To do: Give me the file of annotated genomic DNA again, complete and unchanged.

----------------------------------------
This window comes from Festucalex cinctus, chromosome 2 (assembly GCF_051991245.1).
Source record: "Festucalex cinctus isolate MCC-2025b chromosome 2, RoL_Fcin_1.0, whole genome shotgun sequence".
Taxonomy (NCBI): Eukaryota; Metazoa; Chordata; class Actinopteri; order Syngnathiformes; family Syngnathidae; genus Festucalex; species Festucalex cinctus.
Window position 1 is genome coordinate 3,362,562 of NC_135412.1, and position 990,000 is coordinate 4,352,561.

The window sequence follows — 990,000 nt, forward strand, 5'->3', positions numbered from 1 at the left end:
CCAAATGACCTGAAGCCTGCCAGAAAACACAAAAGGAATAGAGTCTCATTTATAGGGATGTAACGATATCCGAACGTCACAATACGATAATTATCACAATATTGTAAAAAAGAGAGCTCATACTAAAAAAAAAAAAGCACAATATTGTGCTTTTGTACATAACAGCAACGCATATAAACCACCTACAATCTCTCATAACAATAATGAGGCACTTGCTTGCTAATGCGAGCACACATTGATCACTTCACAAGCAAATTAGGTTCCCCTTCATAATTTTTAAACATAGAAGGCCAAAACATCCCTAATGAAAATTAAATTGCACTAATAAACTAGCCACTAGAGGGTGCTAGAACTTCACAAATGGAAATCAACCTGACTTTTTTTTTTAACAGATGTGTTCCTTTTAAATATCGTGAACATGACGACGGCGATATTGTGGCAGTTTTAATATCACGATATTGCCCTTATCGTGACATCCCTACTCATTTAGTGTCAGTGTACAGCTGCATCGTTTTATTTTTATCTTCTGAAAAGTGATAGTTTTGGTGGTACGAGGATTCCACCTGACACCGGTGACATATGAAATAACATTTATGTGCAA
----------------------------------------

This window comes from Festucalex cinctus, chromosome 2 (assembly GCF_051991245.1).
Source record: "Festucalex cinctus isolate MCC-2025b chromosome 2, RoL_Fcin_1.0, whole genome shotgun sequence".
Taxonomy (NCBI): Eukaryota; Metazoa; Chordata; class Actinopteri; order Syngnathiformes; family Syngnathidae; genus Festucalex; species Festucalex cinctus.
Window position 1 is genome coordinate 3,362,562 of NC_135412.1, and position 990,000 is coordinate 4,352,561.

The window sequence follows — 990,000 nt, forward strand, 5'->3', positions numbered from 1 at the left end:
CCAAATGACCTGAAGCCTGCCAGAAAACACAAAAGGAATAGAGTCTCATTTATAGGGATGTAACGATATCCGAACGTCACAATACGATAATTATCACAATATTGTAAAAAAGAGAGCTCATACTAAAAAAAAAAAAGCACAATATTGTGCTTTTGTACATAACAGCAACGCATATAAACCACCTACAATCTCTCATAACAATAATGAGGCACTTGCTTGCTAATGCGAGCACACATTGATCACTTCACAAGCAAATTAGGTTCCCCTTCATAATTTTTAAACATAGAAGGCCAAAACATCCCTAATGAAAATTAAATTGCACTAATAAACTAGCCACTAGAGGGTGCTAGAACTTCACAAATGGAAATCAACCTGACTTTTTTTTTTAACAGATGTGTTCCTTTTAAATATCGTGAACATGACGACGGCGATATTGTGGCAGTTTTAATATCACGATATTGCCCTTATCGTGACATCCCTACTCATTTAGTGTCAGTGTACAGCTGCATCGTTTTATTTTTATCTTCTGAAAAGTGATAGTTTTGGTGGTACGAGGATTCCACCTGACACCGGTGACATATGAAATAACATTTATGTGCAA